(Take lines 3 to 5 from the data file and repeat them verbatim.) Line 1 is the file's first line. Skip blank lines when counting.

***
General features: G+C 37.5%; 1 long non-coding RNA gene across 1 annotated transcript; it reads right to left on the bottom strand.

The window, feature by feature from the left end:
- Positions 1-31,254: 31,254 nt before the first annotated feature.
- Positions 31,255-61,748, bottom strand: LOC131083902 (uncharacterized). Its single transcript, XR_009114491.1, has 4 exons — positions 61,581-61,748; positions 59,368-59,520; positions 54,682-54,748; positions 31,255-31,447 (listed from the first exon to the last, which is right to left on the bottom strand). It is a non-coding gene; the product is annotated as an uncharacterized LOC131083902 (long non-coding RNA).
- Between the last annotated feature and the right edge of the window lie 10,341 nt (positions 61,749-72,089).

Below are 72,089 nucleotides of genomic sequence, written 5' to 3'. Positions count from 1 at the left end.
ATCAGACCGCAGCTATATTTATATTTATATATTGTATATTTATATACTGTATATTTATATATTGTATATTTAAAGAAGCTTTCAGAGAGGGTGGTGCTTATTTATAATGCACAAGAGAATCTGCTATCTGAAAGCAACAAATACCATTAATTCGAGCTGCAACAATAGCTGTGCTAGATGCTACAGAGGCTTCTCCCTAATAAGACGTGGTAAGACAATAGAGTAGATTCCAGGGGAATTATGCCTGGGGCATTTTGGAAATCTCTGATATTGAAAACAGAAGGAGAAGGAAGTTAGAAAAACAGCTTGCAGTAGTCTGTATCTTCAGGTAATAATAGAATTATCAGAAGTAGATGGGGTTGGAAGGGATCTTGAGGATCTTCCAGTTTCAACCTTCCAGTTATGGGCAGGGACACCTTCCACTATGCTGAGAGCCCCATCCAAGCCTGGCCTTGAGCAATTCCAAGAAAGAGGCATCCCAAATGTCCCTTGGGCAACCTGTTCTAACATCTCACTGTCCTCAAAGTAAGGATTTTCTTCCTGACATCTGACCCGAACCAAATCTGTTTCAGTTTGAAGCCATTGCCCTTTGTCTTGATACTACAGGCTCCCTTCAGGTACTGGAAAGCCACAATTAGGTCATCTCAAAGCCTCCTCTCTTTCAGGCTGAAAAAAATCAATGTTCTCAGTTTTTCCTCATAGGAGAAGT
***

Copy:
- Positions 1-31,254: 31,254 nt before the first annotated feature.
- Positions 31,255-61,748, bottom strand: LOC131083902 (uncharacterized). Its single transcript, XR_009114491.1, has 4 exons — positions 61,581-61,748; positions 59,368-59,520; positions 54,682-54,748; positions 31,255-31,447 (listed from the first exon to the last, which is right to left on the bottom strand). It is a non-coding gene; the product is annotated as an uncharacterized LOC131083902 (long non-coding RNA).
- Between the last annotated feature and the right edge of the window lie 10,341 nt (positions 61,749-72,089).